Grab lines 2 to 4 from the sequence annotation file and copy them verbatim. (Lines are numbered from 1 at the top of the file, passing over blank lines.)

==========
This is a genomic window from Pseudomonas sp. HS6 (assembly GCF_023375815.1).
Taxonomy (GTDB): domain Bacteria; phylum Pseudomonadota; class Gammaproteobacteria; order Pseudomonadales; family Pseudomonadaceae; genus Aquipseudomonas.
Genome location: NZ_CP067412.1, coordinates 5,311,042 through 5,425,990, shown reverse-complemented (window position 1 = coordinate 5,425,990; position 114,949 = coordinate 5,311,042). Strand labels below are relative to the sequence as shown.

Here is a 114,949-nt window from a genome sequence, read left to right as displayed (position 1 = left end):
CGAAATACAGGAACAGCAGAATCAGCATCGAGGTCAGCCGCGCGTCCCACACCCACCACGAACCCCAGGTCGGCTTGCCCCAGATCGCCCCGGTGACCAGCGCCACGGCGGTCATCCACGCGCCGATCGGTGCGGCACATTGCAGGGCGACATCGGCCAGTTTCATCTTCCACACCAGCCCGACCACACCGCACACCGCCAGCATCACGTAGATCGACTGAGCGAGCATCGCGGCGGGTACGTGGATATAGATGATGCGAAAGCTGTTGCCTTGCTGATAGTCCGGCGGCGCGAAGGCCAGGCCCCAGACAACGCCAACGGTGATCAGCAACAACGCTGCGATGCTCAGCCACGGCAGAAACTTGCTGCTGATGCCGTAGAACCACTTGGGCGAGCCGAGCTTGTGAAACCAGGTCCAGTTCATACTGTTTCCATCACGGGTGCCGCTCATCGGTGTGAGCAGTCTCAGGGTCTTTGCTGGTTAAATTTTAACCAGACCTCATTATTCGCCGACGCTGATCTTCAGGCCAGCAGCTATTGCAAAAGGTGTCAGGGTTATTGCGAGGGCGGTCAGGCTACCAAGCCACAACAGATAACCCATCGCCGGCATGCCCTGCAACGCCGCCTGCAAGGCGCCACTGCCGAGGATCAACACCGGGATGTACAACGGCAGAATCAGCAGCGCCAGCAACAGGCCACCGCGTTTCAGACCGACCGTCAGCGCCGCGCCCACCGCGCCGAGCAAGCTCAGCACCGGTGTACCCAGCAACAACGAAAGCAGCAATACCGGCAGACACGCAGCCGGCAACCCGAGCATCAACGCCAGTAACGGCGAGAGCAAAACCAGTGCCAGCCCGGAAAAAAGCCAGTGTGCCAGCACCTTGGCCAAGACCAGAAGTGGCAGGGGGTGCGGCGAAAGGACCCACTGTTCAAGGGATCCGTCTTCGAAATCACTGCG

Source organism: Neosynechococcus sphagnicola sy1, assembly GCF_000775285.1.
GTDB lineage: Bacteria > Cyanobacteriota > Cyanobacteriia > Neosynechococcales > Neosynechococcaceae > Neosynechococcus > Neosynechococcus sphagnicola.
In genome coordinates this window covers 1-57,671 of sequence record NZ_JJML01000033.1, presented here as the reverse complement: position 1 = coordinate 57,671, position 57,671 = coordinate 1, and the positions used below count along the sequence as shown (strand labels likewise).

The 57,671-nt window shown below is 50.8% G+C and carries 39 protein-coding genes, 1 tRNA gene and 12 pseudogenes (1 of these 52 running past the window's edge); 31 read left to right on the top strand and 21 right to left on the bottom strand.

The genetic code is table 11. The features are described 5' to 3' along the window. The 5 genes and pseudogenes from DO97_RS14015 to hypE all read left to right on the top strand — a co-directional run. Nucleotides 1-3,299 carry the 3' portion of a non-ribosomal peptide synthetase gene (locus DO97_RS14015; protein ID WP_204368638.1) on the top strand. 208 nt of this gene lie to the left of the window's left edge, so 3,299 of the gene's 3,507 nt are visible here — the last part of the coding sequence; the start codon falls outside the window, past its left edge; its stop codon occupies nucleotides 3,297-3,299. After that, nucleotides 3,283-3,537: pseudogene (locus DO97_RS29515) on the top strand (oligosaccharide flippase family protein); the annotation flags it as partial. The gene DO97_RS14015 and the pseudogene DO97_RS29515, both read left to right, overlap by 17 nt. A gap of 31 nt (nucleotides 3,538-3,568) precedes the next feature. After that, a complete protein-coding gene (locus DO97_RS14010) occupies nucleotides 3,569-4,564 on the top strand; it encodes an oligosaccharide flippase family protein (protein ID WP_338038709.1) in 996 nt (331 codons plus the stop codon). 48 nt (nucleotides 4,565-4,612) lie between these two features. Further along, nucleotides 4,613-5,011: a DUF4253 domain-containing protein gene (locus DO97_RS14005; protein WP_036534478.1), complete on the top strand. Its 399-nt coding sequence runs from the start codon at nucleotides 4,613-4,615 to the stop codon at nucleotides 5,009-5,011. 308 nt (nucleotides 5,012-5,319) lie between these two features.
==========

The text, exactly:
Taxonomy (GTDB): domain Bacteria; phylum Pseudomonadota; class Gammaproteobacteria; order Pseudomonadales; family Pseudomonadaceae; genus Aquipseudomonas.
Genome location: NZ_CP067412.1, coordinates 5,311,042 through 5,425,990, shown reverse-complemented (window position 1 = coordinate 5,425,990; position 114,949 = coordinate 5,311,042). Strand labels below are relative to the sequence as shown.

Here is a 114,949-nt window from a genome sequence, read left to right as displayed (position 1 = left end):